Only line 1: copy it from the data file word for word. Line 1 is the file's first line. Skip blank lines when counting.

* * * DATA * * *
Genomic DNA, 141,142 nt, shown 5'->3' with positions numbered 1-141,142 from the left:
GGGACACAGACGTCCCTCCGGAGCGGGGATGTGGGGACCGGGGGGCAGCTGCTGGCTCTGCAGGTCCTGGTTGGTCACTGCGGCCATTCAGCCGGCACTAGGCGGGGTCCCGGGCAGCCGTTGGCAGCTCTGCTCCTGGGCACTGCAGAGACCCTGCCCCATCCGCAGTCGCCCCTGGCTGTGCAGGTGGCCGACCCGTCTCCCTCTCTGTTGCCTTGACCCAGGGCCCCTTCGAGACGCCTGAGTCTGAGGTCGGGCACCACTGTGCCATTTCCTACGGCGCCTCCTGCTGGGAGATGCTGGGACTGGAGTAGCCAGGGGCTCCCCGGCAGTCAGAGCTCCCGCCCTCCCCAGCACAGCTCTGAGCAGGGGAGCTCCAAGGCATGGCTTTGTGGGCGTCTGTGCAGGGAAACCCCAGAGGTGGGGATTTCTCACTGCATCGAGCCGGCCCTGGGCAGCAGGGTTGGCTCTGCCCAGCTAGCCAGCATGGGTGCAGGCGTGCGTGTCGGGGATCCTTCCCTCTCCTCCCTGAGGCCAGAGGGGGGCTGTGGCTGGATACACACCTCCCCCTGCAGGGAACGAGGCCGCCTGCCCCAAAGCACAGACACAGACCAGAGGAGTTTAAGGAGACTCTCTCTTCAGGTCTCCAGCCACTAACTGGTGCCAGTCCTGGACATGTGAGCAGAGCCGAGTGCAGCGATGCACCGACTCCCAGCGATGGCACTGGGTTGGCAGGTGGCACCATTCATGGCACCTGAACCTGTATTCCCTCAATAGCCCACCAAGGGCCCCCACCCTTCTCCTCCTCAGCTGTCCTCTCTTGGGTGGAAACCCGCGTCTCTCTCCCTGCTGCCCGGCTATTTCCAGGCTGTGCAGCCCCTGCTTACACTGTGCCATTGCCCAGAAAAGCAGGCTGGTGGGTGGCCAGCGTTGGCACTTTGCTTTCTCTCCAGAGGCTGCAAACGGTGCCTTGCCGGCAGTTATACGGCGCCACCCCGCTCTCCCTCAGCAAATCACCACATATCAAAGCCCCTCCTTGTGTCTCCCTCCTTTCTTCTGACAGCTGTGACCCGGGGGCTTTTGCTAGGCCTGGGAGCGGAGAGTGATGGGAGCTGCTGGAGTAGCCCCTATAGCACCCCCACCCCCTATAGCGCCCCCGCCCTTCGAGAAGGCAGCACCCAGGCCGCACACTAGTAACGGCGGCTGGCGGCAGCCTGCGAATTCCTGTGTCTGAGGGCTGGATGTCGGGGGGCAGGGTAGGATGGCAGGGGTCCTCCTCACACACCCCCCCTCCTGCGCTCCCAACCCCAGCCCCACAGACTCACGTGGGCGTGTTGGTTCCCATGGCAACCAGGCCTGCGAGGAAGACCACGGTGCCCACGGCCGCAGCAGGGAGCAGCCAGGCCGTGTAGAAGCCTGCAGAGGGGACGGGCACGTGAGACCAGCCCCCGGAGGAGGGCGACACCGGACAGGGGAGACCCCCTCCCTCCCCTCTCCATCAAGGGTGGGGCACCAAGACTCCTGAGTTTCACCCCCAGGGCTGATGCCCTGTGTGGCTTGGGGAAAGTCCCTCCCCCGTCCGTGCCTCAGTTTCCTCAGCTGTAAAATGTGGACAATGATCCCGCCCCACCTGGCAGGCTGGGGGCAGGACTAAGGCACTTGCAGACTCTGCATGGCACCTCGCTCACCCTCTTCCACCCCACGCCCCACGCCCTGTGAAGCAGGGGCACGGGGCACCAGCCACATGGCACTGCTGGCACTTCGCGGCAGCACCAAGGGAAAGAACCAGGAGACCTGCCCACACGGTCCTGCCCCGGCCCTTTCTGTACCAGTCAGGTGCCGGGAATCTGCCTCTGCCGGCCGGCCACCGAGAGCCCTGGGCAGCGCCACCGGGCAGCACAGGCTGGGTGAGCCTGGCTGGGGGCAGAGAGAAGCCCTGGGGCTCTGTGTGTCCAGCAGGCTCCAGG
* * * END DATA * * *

Genomic DNA, 141,142 nt, shown 5'->3' with positions numbered 1-141,142 from the left: